“On behalf of the Sisseton-Wahpeton Sioux Tribe, we are grateful for the opportunity to host a joint law enforcement forum, whereupon our communities can discuss the public safety and jurisdictional challenges we have on the Lake Traverse Reservation. It also gives our two law enforcements, the Tribe and State, an opportunity to inform our community members about the issues and challenges we face together, such as drug trafficking, human trafficking and other violent crimes that impact both communities,” said Sisseton Wahpeton Sioux Tribe Chairman David Flute. “I am thankful for Governor Daugaard’s leadership in the state, and his support of the SWST hosting this community public safety forum for all our members, tribal and non-tribal, in northeast South Dakota.”

“We are honored that the Sisseton Wahpeton Oyate leadership has invited us to present at this community meeting on public safety,” said Steve Emery, Secretary of Tribal Relations. “We want to make sure that our constituents in all areas of the state are well informed of public safety issues, challenges and solutions.”

This public safety meeting is open to the public and tribal community members are encouraged to attend.

SOUTH DAKOTA VETERANS BONUS

PIERRE, S.D If you served with the Armed Forces any time after Aug. 2, 1990, or are currently active duty military, the State of South Dakota and South Dakota Department of Veterans Affairs want to say thank you!

The Department administers a bonus program for those who were legal residents of the state for no less than six months prior to their active duty service and who meet other qualifications.

In the past 14 years, the department has made bonus payments of up to $500 to more than 9,400 service members for their active duty service after Jan. 1, 1993, through today. Since 2005, bonus awards have also been made to over 880 service members activated from Aug. 2, 1990, to Dec. 31, 1992. Bonus payments cannot be paid for Active Duty for training.

Read more about the state’s Armed Forces bonus under the “Benefits” tab on the Department website at http://vetaffairs.sd.gov, contact your local county or tribal veterans service office, or call the South Dakota Department of Veterans Affairs at 605-773-7251.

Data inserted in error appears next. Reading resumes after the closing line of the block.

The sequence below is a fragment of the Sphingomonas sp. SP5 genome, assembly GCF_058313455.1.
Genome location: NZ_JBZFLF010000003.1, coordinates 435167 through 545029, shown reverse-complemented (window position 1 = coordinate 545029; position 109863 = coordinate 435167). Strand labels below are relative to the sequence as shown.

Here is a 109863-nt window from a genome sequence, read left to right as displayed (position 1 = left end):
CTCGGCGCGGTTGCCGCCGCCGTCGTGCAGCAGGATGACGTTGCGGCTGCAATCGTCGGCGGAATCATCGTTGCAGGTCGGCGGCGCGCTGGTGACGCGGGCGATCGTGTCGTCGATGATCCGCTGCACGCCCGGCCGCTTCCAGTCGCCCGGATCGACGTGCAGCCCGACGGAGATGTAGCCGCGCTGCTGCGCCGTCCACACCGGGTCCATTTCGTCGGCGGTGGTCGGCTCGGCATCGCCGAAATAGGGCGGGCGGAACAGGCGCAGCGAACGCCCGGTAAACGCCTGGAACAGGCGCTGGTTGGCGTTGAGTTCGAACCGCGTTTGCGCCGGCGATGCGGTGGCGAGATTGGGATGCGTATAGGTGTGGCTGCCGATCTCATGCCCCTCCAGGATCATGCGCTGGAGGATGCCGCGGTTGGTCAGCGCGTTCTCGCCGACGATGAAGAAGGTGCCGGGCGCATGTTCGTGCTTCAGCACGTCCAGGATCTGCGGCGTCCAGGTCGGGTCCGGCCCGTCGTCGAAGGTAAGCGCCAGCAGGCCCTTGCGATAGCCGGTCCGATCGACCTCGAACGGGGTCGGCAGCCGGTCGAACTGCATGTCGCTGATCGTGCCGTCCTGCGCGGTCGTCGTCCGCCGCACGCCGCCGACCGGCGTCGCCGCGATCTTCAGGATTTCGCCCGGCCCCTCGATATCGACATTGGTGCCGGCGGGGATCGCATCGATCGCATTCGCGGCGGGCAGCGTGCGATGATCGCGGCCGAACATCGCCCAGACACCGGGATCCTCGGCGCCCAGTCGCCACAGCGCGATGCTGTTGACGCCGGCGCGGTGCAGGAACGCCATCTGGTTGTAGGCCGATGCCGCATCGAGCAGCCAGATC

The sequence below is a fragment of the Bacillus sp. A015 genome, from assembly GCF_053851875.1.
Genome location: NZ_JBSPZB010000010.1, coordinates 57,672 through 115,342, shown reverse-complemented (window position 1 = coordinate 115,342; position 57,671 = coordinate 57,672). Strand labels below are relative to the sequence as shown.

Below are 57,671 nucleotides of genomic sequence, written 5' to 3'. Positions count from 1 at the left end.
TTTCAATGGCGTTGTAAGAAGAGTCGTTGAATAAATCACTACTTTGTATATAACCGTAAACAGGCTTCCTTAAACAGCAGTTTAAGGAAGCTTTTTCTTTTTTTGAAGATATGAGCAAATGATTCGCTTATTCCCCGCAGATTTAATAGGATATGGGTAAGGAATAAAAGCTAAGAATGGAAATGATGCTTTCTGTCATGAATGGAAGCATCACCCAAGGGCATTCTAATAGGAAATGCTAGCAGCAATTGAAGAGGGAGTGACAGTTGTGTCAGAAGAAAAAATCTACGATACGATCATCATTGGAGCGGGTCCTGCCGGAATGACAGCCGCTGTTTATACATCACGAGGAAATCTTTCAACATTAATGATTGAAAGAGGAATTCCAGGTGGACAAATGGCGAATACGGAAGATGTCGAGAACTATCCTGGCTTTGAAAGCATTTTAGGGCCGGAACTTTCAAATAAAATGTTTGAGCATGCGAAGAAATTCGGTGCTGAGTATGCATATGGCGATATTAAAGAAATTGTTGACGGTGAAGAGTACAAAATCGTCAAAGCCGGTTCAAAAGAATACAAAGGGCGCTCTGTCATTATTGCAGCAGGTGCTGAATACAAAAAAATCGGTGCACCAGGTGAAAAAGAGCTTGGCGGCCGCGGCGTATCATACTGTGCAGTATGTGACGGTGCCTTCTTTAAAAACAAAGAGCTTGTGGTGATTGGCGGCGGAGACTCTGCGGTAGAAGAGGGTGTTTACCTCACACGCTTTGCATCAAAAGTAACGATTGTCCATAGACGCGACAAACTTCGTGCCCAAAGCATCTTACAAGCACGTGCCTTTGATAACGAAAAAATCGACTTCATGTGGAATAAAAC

CITY OF CUSTER CITY COUNCIL PROCEEDINGS-SPECIAL MEETING APRIL 23rd, 2018

Mayor Corbin Herman called to order a special meeting of the Common Council at 5:30 p.m.  Present at roll call were Councilpersons Maciejewski, Heinrich, Nielsen, Fischer, Blom and Arseneault. City Attorney Chris Beesley was present. The Pledge of Allegiance was stated.

AGENDA

            Councilperson Nielsen made a motion to approve the agenda. Seconded by Councilperson Blom, the motion carried unanimously.

MINUTES

            Councilperson Fischer made a motion to approve the minutes from the April 16th, 2018 meeting. Seconded by Councilperson Nielsen, the motion carried unanimously.

CONFLICTS OF INTEREST

No conflicts of interest were stated.

SECOND READING – ORDINANCE #802 – RESIDENTIAL DISTRICT

            Councilperson Fischer made a motion to approve Ordinance #802, Residential District, using Alternate Definition 2 for Family Day Care with original restrictions on parking being; Short Term Rental – all parking shall be restricted to off street. Seconded by Councilperson Heinrich, the motion carried with Councilpersons Maciejewski, Heinrich, Nielsen, Fischer and Blom voting yes and Councilperson Arseneault voting no.

SECOND READING – ORDINANCE #803 – ZONING, REZONING & ZONING ORDINANCE AMENDMENTS

            Councilperson Maciejewski made a motion to approve Ordinance #803, Zoning, Rezoning & Zoning Ordinance Amendments. Seconded by Councilperson Heinrich, the motion carried with Councilpersons Heinrich, Nielsen, Fischer, Blom, Arseneault and Maciejewski voting yes.

SECOND READING – ORDINANCE #804 – VARIANCES

            Councilperson Fischer moved to approve Ordinance #804, Variances. Seconded by Councilperson Blom, the motion carried with Councilpersons Nielsen, Fischer, Blom, Arseneault, Maciejewski and Heinrich voting yes.

SECOND READING – ORDINANCE #805 – CONDITIONAL USE PERMITS

            Councilperson Heinrich made a motion to approve Ordinance #805, Conditional Use Permits, as presented. The motion was seconded by Councilperson Maciejewski. Following some discussion, Attorney Chris Beesley handed out codified law regarding substantially altering ordinances which created more discussion. The motion died with Councilpersons Fischer, Arseneault, Maciejewski and Nielsen voting no, and Councilpersons Blom and Heinrich voting yes.